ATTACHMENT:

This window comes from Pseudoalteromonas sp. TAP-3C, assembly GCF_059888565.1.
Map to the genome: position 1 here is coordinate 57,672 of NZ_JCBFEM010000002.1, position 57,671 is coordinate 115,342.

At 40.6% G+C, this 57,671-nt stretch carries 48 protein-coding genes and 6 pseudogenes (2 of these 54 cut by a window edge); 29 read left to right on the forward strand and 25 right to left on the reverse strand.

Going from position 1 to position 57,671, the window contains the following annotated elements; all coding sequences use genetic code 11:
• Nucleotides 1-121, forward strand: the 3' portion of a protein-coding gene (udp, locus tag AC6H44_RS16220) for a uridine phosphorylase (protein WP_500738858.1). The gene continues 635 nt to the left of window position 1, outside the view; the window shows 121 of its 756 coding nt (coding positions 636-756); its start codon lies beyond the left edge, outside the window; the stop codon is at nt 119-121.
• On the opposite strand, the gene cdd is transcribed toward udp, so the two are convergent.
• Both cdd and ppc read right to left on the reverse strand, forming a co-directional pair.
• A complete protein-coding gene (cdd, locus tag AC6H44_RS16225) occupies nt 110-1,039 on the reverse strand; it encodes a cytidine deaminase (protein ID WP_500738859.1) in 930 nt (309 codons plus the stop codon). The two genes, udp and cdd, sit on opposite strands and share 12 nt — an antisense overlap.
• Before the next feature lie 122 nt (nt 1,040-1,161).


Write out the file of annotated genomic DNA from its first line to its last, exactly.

This window comes from Pseudoalteromonas sp. TAP-3C, assembly GCF_059888565.1.
Map to the genome: position 1 here is coordinate 57,672 of NZ_JCBFEM010000002.1, position 57,671 is coordinate 115,342.

At 40.6% G+C, this 57,671-nt stretch carries 48 protein-coding genes and 6 pseudogenes (2 of these 54 cut by a window edge); 29 read left to right on the forward strand and 25 right to left on the reverse strand.

Going from position 1 to position 57,671, the window contains the following annotated elements; all coding sequences use genetic code 11:
• Nucleotides 1-121, forward strand: the 3' portion of a protein-coding gene (udp, locus tag AC6H44_RS16220) for a uridine phosphorylase (protein WP_500738858.1). The gene continues 635 nt to the left of window position 1, outside the view; the window shows 121 of its 756 coding nt (coding positions 636-756); its start codon lies beyond the left edge, outside the window; the stop codon is at nt 119-121.
• On the opposite strand, the gene cdd is transcribed toward udp, so the two are convergent.
• Both cdd and ppc read right to left on the reverse strand, forming a co-directional pair.
• A complete protein-coding gene (cdd, locus tag AC6H44_RS16225) occupies nt 110-1,039 on the reverse strand; it encodes a cytidine deaminase (protein ID WP_500738859.1) in 930 nt (309 codons plus the stop codon). The two genes, udp and cdd, sit on opposite strands and share 12 nt — an antisense overlap.
• Before the next feature lie 122 nt (nt 1,040-1,161).